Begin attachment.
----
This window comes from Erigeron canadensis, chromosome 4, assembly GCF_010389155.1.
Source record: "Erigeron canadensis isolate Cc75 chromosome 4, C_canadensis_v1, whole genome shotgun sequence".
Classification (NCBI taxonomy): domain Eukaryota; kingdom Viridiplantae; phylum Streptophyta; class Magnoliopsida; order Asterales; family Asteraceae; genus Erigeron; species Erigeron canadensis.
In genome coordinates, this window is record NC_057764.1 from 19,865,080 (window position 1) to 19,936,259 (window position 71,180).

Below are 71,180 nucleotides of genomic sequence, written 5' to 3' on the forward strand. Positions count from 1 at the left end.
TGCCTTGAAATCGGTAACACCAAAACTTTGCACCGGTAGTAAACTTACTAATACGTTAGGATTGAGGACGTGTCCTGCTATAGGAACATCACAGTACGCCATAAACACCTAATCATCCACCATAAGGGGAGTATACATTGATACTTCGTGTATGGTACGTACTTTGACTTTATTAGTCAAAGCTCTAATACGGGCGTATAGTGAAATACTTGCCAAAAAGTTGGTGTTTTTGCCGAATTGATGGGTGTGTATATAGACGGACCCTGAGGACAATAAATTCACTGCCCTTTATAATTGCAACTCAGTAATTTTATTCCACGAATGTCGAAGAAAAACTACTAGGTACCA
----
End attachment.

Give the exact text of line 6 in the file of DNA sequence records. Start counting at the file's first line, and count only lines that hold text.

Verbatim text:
TGCCTTGAAATCGGTAACACCAAAACTTTGCACCGGTAGTAAACTTACTAATACGTTAGGATTGAGGACGTGTCCTGCTATAGGAACATCACAGTACGCCATAAACACCTAATCATCCACCATAAGGGGAGTATACATTGATACTTCGTGTATGGTACGTACTTTGACTTTATTAGTCAAAGCTCTAATACGGGCGTATAGTGAAATACTTGCCAAAAAGTTGGTGTTTTTGCCGAATTGATGGGTGTGTATATAGACGGACCCTGAGGACAATAAATTCACTGCCCTTTATAATTGCAACTCAGTAATTTTATTCCACGAATGTCGAAGAAAAACTACTAGGTACCA